ALBUM REVIEW: ‘Brother & Bones’ by Brother & Bones
‘Brother & Bones‘ is the debut album from the Cornwall-based band of the same name. Having just completed their UK headline tour and with a history of support slots for the likes of Bastille and Ben Howard, Brother & Bones brings us an exciting alt-rock release.
Opening track, Kerosene, comprises of powerful guitar driven rock and does what a good opener does best: it definitely makes you sit up and listen. This is followed by To Be Alive, which does what it says on the musical tin, combining a sense of vulnerability with the crashing power of a rock outfit. THE INDEPENDENT called Brother & Bones “…devastatingly powerful…” and I couldn’t have put it better myself.
Track 3 on Brother & Bones is the quintet’s current single – Omaha. Quite often bands miss the mark when picking a lead single, but boy, what a perfect choice this is. For me, Omaha summarises the strengths of this album. It sits firmly in the realms of alternative rock but its acoustic-led nature evokes a strong and distinctive element of folk. It’s crushing guitars caressed by tribal hand-drumming. Just think Mumford and Sons, but with more guts and grit.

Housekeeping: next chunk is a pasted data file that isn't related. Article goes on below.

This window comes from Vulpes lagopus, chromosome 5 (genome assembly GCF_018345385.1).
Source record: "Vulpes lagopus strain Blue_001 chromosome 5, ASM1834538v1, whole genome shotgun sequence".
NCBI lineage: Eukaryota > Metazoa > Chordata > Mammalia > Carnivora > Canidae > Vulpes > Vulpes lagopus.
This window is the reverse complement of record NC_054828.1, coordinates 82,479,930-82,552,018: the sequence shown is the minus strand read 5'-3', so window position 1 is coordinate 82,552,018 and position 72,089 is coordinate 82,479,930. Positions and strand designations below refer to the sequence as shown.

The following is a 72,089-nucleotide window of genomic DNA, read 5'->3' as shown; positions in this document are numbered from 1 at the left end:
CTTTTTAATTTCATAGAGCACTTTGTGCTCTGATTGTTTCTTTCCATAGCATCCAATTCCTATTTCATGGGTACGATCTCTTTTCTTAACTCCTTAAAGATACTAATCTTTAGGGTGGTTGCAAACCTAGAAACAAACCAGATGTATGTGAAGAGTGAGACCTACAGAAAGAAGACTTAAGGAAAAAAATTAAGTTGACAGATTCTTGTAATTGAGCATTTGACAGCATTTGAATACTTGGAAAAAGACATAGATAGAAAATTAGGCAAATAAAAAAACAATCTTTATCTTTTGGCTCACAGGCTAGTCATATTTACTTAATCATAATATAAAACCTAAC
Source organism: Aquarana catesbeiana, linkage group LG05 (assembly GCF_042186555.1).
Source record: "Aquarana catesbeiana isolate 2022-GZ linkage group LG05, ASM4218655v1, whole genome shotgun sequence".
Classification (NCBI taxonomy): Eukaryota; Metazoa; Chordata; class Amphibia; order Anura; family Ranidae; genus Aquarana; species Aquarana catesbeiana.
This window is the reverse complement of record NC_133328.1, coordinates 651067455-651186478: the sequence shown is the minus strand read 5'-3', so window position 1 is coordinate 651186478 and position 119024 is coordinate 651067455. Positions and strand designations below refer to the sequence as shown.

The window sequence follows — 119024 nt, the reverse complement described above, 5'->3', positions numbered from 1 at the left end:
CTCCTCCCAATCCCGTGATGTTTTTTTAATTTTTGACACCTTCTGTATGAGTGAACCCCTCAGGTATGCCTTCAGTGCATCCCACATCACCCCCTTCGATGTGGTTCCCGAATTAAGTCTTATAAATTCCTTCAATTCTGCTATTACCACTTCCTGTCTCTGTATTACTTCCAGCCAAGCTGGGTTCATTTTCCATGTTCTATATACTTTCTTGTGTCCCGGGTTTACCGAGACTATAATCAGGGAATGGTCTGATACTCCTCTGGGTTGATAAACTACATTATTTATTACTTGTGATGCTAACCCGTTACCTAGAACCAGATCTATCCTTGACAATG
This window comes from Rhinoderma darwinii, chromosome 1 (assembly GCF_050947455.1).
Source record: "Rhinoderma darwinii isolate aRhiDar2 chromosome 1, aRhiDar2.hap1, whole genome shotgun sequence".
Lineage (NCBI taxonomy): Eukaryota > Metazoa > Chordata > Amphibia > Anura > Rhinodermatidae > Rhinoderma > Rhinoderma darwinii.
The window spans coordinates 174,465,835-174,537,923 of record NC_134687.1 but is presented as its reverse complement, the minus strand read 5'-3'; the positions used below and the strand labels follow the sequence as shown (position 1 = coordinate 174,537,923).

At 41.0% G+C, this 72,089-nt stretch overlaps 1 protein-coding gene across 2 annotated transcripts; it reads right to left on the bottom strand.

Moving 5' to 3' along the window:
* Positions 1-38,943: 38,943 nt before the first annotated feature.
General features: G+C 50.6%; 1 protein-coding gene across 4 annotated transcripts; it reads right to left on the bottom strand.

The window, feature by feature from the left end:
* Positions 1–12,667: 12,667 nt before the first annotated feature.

One of my favourite tracks off of this release is Raining Stone. This track begins in a more stripped back fashion, building up a dense collection of melodies towards the end of the song. Brothers & Bones have been described as “the new Pearl Jam”; in this track though, I would also add there’s a gentle hint of Paolo Nutini’s early stuff, albeit a lot heavier, but the intense emotional connection similar to that of a singer-songwriter adds additional depth to Brother & Bones’s sound.
The latter half of the album is gentler than the vibrant and raucous first half. I wouldn’t say they are weak tracks though. It’s still pretty decent stuff.
As an overall musical product Brother and Bones has what you need in a decent rock album – cohesion, a distinct sense of self-style and vocals and guitars that fit together like lovers. But it’s also got the vulnerability of acoustic guitars and that underlying tribal-inspired beat. And it’s pretty bloody good.